always breaking down large taks into smaller, more manageable tasks. Then 
breaking those tasks down into even smaller ones. I cannot overstate how 
important this is in assembly language! Assembly language is micromanaging to 
the Nth degree. In order to deal with this, and in order to write hundreds of 
lines of code you need to break everything down into tiny pieces. Nobody sits 
down and writs a full game in one sitting. You write the routine to draw a 
sprite. Then you write the routine to read the joystick. Then you write the 
routine to move left. Then the routine to move right. Then you write the 
jumping routine. &etc. When you have a problem and you have to find a bug, you 
narrow it down - The problem is somewhere in the player handling part of the 
code. Then the problem is in the player movement part of the code. Then the 
problem is in the left movement part of the code. Then the problem is in the 
left part of movement of the code only when a certain enemy in on screen. &etc. 
By breaking it down, you're able to take on and manage complex tasks. You're 
also able to focus your energy and learning in a very specific area. For a 
child, memorising the entire alphabet in one setting is just not going to 
happen so they learn a couple letters at a time... You're not going to learn an 
entire instruction set all at once, so you start with a couple of the more 
important ones and work your way through. As you encounter new things that's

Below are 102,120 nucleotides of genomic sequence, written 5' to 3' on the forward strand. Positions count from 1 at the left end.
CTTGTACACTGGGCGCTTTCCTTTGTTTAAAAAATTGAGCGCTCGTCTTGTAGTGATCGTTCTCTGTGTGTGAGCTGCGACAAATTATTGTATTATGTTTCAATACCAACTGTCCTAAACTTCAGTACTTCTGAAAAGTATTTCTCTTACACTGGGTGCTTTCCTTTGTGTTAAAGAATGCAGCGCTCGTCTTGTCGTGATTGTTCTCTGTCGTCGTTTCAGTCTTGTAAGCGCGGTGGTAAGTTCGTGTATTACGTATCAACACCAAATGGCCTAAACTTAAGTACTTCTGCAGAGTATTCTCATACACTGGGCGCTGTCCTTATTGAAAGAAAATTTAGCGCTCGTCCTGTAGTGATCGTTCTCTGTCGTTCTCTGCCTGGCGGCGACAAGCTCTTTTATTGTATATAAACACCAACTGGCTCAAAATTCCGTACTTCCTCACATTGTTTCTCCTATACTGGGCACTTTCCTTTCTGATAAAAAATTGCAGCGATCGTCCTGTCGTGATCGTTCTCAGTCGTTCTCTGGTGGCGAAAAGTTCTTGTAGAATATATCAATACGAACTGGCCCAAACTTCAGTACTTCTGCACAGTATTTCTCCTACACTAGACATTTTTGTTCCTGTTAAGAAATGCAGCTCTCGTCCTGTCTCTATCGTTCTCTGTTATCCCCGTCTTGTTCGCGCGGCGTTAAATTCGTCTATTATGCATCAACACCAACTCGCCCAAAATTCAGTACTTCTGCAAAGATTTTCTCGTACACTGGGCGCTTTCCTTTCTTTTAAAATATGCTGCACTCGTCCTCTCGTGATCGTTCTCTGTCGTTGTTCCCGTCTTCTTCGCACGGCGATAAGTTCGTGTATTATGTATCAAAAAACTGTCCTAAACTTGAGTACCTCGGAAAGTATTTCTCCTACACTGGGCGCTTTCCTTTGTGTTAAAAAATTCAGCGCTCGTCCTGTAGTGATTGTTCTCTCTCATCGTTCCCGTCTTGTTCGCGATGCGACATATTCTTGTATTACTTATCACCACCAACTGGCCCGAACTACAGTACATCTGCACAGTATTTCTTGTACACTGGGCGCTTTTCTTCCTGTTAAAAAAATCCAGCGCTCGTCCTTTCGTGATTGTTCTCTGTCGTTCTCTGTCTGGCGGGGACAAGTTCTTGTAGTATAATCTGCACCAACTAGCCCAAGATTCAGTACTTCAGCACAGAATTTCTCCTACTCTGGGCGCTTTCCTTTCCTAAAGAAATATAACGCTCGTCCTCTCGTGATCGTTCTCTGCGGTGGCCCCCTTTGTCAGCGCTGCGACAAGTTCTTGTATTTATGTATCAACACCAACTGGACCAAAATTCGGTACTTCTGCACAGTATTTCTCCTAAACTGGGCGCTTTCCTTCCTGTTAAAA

when you work to assimilate them, not all at once. If you don't need to know it 
yet, don't worry about it, you'll get to it later.

- Get comfortable. You need to get your hands dirty in code. You need to get 
used to editing source good. You need to loose the fear that you will break 
something. Get some source code and just mess around with it. Start with 
hacking the bitmaps. Move on to messing with simpler/more obvious things (ie: 
colours).

- Be consistant. A hour a day is better than a night a week is better than a 
day a month. However, regardless, you need too stick with it. If you work on it 
for a few days or weeks and then leave it for six months you're going to have a 
tough time making progress as you'll be contantly relearning what you've 
forgotten. Learning something as complex as programming, particularly assembly 
language, is not something you can just go at for a couple hours, every once in 
a while, when you feel like it.

- Realise the progress you have made. There will be times when it feels like 
you're getting nowhere, you haven't learned a thing, and nothing makes sense. 
That's simply not true! Take stock and consider all the stuff you didn't know a 
week, a month, a year, ago. Once we know something, it becomes commonplace and 
we tend to discount it's value. Know what you know and place value on what 
you've accomplished. E=MC^2 looks pretty damn simple when you look at it, so 
howcome nobody ever figured it out before? When it gets though, remember back 
before you understood hexadecimal. Realise there was a time you really had no 
idea how a computer stored data. Think of all the opcodes you DO understand, 
not the ones you don't and consider you understood NONE of them before you 
started.


On a practical level, you generally need a few things:

- An emulator (unless you have the hardware to test code on a real machine)
- An assembler (Keep in mind that if you use a PC the assembler probably runs 
in DOS, not Windows and if you want to run in Windows you'll likely have to 
start with batch (.bat) files. If you didn't understand the previous sentence, 
then THIS is where you need to begin, not actually programming.)
- Documentation (Tutorials would be optimum)
- Source code (particularly well documented/commented source code, and/or 
source code included with whatever tutorial(s) your using)
- A good mailing list, newsgroup, web forum or other place you can get support 
from other developers.
- Google (To find all of the above)



Good luck!

Chris...